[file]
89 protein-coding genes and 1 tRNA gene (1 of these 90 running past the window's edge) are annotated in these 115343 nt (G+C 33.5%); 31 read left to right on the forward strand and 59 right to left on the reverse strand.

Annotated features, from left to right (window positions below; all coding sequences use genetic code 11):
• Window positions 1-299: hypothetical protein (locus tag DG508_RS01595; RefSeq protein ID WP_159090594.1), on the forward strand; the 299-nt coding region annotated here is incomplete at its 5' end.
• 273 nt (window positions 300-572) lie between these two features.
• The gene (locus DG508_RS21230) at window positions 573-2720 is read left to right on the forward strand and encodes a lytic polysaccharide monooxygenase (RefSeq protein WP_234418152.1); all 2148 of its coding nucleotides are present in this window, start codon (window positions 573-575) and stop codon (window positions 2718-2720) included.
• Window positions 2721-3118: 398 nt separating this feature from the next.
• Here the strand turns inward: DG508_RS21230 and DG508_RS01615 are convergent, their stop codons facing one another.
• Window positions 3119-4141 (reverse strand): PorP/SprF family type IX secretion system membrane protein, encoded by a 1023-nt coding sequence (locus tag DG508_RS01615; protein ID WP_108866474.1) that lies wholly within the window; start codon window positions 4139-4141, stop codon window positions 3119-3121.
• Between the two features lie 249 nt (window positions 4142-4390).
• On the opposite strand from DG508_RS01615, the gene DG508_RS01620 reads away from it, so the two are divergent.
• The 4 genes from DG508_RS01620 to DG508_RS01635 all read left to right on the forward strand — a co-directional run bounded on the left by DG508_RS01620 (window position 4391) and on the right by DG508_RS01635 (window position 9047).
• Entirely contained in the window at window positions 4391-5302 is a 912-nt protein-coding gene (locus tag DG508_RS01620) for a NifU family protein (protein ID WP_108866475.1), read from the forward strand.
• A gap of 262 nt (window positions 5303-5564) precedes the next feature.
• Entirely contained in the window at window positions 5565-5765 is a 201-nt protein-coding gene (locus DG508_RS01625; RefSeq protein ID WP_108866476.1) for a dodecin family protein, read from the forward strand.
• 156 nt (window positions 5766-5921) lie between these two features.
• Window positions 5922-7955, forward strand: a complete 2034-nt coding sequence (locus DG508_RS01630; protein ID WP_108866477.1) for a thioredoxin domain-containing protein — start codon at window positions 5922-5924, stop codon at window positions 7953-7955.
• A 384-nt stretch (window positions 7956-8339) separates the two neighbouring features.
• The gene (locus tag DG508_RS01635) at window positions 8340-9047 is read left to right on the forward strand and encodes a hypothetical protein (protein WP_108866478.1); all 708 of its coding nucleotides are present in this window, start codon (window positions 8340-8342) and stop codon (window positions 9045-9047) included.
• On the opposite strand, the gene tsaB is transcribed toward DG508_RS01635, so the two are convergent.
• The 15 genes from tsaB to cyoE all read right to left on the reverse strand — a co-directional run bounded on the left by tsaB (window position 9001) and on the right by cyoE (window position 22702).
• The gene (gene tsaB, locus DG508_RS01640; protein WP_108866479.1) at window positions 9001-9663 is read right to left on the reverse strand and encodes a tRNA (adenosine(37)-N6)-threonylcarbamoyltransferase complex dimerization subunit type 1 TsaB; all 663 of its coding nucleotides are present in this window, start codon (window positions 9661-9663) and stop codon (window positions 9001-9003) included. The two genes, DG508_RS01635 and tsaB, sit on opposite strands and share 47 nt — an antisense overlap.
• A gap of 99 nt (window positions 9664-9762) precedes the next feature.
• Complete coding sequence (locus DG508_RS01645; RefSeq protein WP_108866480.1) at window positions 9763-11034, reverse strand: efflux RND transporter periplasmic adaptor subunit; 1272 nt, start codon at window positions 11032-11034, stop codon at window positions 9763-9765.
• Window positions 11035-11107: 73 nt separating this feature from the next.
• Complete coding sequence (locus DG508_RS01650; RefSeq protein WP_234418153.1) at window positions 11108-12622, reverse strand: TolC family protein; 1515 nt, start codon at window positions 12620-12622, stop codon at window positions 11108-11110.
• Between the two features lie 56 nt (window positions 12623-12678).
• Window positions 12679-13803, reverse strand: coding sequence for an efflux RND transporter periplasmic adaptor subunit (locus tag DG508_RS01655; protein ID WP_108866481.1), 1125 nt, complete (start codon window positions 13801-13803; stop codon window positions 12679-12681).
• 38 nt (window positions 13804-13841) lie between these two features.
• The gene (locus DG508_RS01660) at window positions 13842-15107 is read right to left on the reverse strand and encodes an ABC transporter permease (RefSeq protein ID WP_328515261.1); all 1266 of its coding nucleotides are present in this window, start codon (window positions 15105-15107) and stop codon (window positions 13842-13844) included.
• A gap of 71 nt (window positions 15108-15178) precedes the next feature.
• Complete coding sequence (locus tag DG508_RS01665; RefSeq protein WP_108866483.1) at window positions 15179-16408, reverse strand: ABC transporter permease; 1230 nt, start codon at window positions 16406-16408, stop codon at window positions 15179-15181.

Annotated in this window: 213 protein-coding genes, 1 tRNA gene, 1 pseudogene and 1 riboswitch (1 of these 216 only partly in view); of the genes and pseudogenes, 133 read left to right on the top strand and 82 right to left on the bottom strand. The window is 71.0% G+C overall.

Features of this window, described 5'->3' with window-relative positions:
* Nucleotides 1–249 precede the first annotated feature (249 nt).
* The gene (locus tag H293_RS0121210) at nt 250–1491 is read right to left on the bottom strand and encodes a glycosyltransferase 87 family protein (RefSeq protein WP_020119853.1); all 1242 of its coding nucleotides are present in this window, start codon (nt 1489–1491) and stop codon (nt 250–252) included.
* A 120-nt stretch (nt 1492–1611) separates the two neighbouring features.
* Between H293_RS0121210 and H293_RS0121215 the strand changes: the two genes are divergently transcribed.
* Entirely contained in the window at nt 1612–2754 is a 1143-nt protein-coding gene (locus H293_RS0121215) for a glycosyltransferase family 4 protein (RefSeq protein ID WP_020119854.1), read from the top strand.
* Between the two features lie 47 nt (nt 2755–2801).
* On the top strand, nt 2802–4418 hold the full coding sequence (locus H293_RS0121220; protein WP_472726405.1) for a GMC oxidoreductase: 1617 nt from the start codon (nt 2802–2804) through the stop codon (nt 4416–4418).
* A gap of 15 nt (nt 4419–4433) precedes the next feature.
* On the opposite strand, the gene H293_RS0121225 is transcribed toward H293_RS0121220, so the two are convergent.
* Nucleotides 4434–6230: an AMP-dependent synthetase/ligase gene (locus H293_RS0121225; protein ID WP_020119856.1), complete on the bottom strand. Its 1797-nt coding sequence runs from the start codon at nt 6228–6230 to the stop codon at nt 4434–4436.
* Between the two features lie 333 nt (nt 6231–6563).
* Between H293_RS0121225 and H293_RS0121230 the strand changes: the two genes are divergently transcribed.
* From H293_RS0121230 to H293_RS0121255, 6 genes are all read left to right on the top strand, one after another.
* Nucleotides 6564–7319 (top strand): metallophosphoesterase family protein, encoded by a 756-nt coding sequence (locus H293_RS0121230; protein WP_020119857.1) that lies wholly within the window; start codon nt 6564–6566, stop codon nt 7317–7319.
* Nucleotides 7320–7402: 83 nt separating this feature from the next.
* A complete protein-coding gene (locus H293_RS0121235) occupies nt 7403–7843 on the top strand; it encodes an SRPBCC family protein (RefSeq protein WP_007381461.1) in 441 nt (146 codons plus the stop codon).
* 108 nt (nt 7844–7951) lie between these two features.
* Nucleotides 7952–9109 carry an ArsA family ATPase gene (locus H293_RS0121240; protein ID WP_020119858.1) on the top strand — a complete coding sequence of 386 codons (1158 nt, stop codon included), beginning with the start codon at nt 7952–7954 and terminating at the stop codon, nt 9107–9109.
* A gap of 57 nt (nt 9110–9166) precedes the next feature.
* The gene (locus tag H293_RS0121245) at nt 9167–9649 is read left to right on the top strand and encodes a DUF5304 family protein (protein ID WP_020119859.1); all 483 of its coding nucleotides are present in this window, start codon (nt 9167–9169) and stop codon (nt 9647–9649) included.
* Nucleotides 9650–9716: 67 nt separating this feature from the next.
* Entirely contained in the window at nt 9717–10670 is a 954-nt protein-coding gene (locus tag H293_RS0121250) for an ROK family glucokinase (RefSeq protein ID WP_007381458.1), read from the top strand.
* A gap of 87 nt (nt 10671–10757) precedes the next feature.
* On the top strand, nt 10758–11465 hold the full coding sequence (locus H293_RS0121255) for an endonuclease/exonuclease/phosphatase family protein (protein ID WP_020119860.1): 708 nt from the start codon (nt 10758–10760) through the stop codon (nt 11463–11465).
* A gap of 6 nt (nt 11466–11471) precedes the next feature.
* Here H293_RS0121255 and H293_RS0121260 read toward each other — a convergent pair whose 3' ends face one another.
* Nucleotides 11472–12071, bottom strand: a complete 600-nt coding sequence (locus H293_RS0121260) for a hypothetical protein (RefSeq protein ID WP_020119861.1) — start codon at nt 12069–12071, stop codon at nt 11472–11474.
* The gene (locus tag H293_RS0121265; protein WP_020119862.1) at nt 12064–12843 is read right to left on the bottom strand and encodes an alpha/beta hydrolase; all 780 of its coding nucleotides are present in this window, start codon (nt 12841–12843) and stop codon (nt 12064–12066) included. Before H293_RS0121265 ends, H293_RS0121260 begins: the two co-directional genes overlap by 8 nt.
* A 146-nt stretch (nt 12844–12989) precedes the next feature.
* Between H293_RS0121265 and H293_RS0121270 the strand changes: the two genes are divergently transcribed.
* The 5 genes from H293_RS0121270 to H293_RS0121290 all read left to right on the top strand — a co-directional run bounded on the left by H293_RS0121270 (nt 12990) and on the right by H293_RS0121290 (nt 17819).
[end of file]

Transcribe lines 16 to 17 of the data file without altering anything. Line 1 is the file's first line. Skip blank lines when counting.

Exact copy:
• Window positions 5922-7955, forward strand: a complete 2034-nt coding sequence (locus DG508_RS01630; protein ID WP_108866477.1) for a thioredoxin domain-containing protein — start codon at window positions 5922-5924, stop codon at window positions 7953-7955.
• A 384-nt stretch (window positions 7956-8339) separates the two neighbouring features.